How you can help create a Suffragette Garden to mark the centenary of women winning the right to vote

© Pankhurst Trust
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The Pankhurst Trust is encouraging Mancunians to support a crowdfunding campaign to create a Suffragette Garden to mark the centenary of the first women achieving the right to vote.

The garden, which will be on the site of the former home of Emmeline Pankhurst and her daughters, will stand both as a horticultural monument to the work of the movement for women’s equality 100 years on, and as a living sanctuary for women in need today.

The back of the building provides a unique outdoor space, but the area needs a complete overhaul to transform it from a neglected and overgrown plot into a loved and cared-for haven in the heart of the city.

“The Pankhursts were amongst those who led the march to achieve change in the name of gender equality, the influence of which is still with us today,” says Elaine De Fries of the Pankhurst Trust.

Bex Shindler & Elaine de Fries © Pankhurst Trust

“They are daughters of the radical city of Manchester, which has a rich history of political activism and involvement in the struggle to achieve equality for all. Their legacy is felt in so many ways; the lasting impact of the way in which they went about fighting for their cause, their absolute dedication, their sacrifice, and their ultimate success in achieving the vote for women.

“As campaigners what they did and achieved continues to inspire, but there is a great depth to their story that we hope that the 2018 centenary will give the opportunity for people to further explore and understand.”

There is a long-standing connection between gardens and the Suffragettes. Flowers were often worn by women within the movement to symbolically challenge the view that women could not be both feminine and political. The garden will be designed to reflect and explore this historic link to tell the story of 100 years of women’s protest.

“Suffragettes communicated a strong visual message, using the way they dressed to make sartorial statements,” explains Elaine. “Whilst the press published taunting cartoons of women with masculine clothing and thick-rimmed glasses, the activists themselves opted to rail against this caricature, exuding high fashion elegance at all times.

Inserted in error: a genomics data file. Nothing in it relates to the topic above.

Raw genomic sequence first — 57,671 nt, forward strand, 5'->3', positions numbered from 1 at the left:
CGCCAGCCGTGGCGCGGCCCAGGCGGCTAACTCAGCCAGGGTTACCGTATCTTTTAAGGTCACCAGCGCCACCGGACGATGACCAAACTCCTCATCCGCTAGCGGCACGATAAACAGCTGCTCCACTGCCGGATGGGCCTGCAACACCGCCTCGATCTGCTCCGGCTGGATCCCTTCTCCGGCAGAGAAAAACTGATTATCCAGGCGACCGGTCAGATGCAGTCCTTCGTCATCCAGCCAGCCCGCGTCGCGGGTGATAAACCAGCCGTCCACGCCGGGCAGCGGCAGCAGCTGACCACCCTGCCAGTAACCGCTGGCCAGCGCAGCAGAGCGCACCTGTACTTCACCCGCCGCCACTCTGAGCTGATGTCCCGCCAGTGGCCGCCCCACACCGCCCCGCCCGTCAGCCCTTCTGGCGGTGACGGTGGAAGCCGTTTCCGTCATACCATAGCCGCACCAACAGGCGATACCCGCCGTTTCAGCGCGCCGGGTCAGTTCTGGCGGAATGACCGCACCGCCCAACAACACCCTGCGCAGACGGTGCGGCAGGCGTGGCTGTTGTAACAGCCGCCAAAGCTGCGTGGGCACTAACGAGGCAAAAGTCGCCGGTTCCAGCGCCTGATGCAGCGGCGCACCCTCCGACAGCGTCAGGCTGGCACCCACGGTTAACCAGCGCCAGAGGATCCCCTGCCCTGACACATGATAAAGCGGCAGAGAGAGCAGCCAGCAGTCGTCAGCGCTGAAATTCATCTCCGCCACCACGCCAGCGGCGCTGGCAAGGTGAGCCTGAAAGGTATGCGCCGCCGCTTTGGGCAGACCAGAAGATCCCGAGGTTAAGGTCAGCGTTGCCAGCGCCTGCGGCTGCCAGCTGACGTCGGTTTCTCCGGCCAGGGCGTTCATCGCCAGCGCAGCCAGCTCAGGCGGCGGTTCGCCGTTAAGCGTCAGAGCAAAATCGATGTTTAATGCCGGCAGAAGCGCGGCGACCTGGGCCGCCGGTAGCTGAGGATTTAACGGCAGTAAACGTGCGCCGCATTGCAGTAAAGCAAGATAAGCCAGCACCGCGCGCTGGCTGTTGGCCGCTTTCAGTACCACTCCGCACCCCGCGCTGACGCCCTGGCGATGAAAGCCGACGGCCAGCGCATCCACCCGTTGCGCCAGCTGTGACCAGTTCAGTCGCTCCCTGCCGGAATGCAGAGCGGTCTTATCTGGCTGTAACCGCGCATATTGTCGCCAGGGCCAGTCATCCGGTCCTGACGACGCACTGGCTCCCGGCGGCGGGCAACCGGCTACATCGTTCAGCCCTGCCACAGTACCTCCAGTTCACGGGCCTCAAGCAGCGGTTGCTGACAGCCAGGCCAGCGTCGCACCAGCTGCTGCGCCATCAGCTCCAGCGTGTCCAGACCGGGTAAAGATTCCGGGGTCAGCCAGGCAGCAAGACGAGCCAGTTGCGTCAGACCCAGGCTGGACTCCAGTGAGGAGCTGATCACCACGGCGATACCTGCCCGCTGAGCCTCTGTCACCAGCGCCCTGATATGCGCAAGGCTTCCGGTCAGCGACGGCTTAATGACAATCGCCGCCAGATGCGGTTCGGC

“As part of their attire, flowers were often one important element of this and another way of carrying through the colours of the movement.”

The Pankhurst Trust is made up of the Pankhurst Centre, a small museum telling the story of the fight for women’s equality, and Manchester Women’s Aid, a charity providing housing and practical support for women fleeing domestic violence and abuse.

“Since the time of the Pankhursts’ activism, women have edged closer and closer towards achieving equality,” says Elaine. “However, our work continues to highlight that there is still a long way to go in all areas of society.”

© Pankhurst Trust

Most difficult to comprehend is the startling fact that two women are killed in England and Wales each week as a result of domestic violence, whilst one in four will suffer domestic violence in their lifetimes.

“It continues to be the case that it is by taking a campaigning-led approach that women are making their voices heard, as the Gender Pay Gap issue highlights,” says Elaine. “The movement continues to be led and championed by strong and courageous women of today, just as it was centuries before.”

To help make the ambitious vision for the Suffragette Garden a reality, the Pankhurst Trust has launched a crowdfunder, which aims to raise £20,000.  Those making a pledge will be recognised in different ways, from an invitation to the launch of the garden, to the addition of their name to a plaque within the design.

The Trust intend the garden to be a therapeutic space that women and their children who have experienced domestic abuse can enjoy and regain their well-being and sense of place in.

“2018 will mark a century since the first women gained the right to vote in the UK and yet, 100 years later, this fight is still as relevant as ever, with women who are the victims of social injustice needing our help on a daily basis,” says Bex Shindler from the Pankhurst Trust.

“The Suffragette Garden will be such an incredible legacy, not only symbolically but also practically, providing a tranquil and reflective space for women and children, many of whom have experienced great trauma within their lives.

“By pledging support, you will become an indelible part of the Pankhurst Centre’s story past, present and future.”

The Suffragette Garden crowdfunder runs until 14 December 2017.

To find out more about the plans or to make a donation, click here or contact Bex Shindler  on 0161 359 6354 or b.shindler@manchesterwomensaid.org.

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